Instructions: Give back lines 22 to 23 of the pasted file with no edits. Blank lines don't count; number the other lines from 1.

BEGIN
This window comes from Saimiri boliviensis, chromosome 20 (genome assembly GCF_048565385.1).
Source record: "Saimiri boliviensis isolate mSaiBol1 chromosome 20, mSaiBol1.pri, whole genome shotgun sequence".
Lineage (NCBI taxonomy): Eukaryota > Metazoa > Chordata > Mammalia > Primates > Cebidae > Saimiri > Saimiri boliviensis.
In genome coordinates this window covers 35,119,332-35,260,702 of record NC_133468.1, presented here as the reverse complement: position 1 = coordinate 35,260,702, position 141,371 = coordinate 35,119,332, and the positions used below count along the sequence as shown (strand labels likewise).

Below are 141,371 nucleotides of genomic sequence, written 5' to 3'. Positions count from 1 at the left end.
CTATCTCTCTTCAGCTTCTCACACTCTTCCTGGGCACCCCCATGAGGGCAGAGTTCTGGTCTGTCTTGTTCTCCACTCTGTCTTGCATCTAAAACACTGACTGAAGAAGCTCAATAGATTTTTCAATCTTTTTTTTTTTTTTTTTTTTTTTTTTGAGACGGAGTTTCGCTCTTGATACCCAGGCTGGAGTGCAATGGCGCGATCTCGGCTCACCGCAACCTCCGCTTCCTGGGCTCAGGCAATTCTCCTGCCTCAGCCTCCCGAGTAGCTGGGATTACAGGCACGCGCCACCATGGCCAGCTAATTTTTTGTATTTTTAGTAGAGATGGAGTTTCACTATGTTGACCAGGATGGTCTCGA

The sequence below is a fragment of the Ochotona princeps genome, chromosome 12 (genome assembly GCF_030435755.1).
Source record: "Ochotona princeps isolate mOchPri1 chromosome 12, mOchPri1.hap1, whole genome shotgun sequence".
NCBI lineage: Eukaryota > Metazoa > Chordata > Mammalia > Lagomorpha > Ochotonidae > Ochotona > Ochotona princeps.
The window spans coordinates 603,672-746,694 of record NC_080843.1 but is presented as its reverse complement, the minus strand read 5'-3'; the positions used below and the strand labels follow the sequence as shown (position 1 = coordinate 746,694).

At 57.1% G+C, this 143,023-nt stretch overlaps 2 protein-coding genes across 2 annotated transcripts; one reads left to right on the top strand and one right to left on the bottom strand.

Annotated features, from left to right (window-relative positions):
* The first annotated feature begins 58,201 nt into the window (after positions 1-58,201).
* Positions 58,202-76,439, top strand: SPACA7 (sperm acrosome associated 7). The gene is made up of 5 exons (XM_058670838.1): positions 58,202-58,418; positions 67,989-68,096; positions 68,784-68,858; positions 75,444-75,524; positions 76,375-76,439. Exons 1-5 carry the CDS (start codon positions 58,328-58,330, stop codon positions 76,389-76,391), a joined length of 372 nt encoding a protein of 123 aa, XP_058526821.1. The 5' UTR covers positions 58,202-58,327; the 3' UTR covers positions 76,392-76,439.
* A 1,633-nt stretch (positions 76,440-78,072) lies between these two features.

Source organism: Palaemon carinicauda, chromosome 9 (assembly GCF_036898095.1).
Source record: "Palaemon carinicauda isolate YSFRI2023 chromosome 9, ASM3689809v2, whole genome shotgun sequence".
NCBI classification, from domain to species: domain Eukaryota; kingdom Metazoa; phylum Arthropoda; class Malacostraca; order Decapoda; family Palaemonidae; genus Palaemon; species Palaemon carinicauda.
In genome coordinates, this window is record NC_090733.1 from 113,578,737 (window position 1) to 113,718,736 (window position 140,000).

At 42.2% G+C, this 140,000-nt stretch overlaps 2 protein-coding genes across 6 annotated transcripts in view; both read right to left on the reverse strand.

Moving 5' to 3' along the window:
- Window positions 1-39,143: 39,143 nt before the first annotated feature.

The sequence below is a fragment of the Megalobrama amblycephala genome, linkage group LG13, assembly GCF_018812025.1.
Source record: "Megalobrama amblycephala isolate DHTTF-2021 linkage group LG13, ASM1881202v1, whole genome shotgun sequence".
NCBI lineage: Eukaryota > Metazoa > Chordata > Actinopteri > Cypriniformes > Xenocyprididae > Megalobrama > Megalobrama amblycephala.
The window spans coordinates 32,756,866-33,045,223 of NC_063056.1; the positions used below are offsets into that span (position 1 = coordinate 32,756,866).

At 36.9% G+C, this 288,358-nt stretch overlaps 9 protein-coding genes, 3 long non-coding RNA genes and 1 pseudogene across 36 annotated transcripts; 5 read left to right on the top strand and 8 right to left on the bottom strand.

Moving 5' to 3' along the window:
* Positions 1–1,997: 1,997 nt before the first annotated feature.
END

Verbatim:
- Window positions 1-39,143: 39,143 nt before the first annotated feature.

The sequence below is a fragment of the Megalobrama amblycephala genome, linkage group LG13, assembly GCF_018812025.1.